Rugby Union Expert & Columnist
Stuart Barnes' talking points: Champions Cup reflections after the pool stage
Last Updated: 21/01/19 1:15pm
Stuart Barnes looks back at the final round of pool games in this season's Champions Cup....
1. Who would have thought it three years ago when England had five quarter and three semi-finalists? The Celtic contingent were apparently outgunned by the money of the Anglo-French teams. Now the money seems not to matter quite as much as many once thought.
Instead we are hearing how the lack of relegation in the PRO14 gives an advantage to the Celtic sides. All three Irish teams have qualified for Champions Cup quarter-finals as have both Scottish regions. On the surface it seems the evidence is hard to argue with, but dispute it I shall.
2. If lack of relegation was a prime factor surely the two Welsh competitors would have been more effective than they were? Surely the Welsh regions would have been tournament forces? After all the national team has been there or thereabouts through most of the century. I'll come up with a radical solution. The best prepared teams, the ones with the best players and coaches, tend to be hard to beat.
It is not a matter of relegation rather a matter of superior sides. Outside Saracens England's elite is, well...not very elite. Hence the dreadful record of four teams finishing bottom of their respective pools. Take Saracens out of the equation and the other six English clubs won eight games between them. That is risible. Time to start looking in the mirror, where excuses cannot be found.
3. Considering the core of Welsh talent is to be found in just three teams, the Scarlets, Cardiff Blues and the Ospreys, here are three other squads that should be disappointed with their efforts. The Scarlets played some good rugby in their last two games but are a shadow of their recent selves.
Squad depth is an issue, perhaps so too the fact other European sides know what to expect after last season's thrilling run. It would be good to see them mixing up the way they play before Wayne Pivac and Stephen Jones head to the national job.
4. Having grown up in Wales I can testify to the fact that regional teams have not increased interest in rugby. Whereas the Irish provinces have always been a large step up from the infinitely weaker club game (ditto in Scotland), Wales had a well-supported and diverse club game.
The current system may feed the national team but it has failed to enhance the day-to-day rugby existence in a country where the oval ball was once king.
5. The English accents reckon Saracens, the top seeds, are the team to beat, the Irish reckon it is the defending champions, Leinster. I'll concur that these have been the two most impressive teams to date. I love watching this Racing 92 team that has undergone a sparkling transition from ugly duckling to rugby Cinderella, but in the process they have lost the knack of the aggressive defending which so troubled Leinster in the final.
If it all clicks they could beat the best but the solid odds remain on the big two. Given the core of excellence that runs through Saracens, from coaching, to culture, to players, I'll not be writing them off but, were I a bookmaker, heaven forbid, I would have Leinster installed as favourites.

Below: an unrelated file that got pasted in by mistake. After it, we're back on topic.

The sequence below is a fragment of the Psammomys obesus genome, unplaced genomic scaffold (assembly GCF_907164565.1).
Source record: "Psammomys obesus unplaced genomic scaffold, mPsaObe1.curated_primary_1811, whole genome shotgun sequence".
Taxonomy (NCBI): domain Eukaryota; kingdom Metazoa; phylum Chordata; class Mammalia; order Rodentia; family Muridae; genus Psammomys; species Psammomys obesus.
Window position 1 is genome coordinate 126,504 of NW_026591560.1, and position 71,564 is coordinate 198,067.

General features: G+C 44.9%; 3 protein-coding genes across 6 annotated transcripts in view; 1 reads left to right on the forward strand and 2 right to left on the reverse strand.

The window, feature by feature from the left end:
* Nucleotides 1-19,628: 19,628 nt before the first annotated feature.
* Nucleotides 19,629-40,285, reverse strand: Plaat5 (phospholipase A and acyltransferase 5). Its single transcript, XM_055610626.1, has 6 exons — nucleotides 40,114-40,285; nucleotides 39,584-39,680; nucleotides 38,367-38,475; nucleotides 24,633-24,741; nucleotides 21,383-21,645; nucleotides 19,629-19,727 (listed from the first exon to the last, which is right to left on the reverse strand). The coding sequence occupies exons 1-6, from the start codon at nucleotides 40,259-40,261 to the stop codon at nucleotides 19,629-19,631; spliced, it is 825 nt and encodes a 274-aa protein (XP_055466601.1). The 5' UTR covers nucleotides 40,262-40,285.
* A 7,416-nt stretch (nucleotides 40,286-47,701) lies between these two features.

6. What I love about this sport is the way opinions differ. Watching the Munster match against Exeter on television Saturday night, I thought the match one of the most error-strewn games I have seen in a long time; a game where creativity had gone missing.
But listening to it, all that intensity and physicality, it sounded like something special which I certainly could not see. Part of the Munster magic resides in Thomond Park and its atmosphere. It swirls in the cold Limerick night air. I think I may have been carried away from that particular commentary box a few times over the years.
7. It wasn't much of a beauty contest on Friday night either but credit to Edinburgh who have won their last five pool games and in the process qualified for a home quarter-final against Munster. Montpellier were incapable of taking Richard Cockerill's team all the way. I always thought the home side were in control of this one.
Seeing the strength of the Edinburgh front row as well as a Glasgow scrum causing a predominantly-international Saracens pack plenty of problems, you wonder how powerful the Scotland scrum might be come the World Cup, when a few long-term injuries return.
8. All that fuss when Ruan Pienaar left Ulster. They are a better team without him. John Cooney came back from injury and off the bench to deliver a typically controlled performance, making the struggling England scrum-half, Ben Youngs, look laboured in the process.
Pienaar, now 35, seems content to play at pedestrian pace in a Montpellier team rarely capable of making third gear. They are the most frustrating team in France.
9. It isn't a particularly original observation but how well did Maro Itoje play against Glasgow? This season he has added a metre of pace but, more interesting, is the quality of timing in his support lines. Right time, right place, Maro is the man.
10. Bath battled all the way against Toulouse. A couple of points to be taken from Sunday's game. One, it really is time France sorted out their pitches, or is it? Perhaps the perception is that rugby is a winter game. Natural grass forces teams to adapt to all conditions as opposed to artificial surfaces which mean a team can play the same way from September to June.
Also, maybe someone could let Rhys Priestland know that kicking the ball away when it's the last play and you are three points down isn't the smartest of decisions. Having said that, habits are hard to break and the Welshman tends to put boot to ball rather a lot. Bath finished with just one win and draw from their pool but played some decent rugby. Next week we prepare for the Six Nations. Enjoy this one.....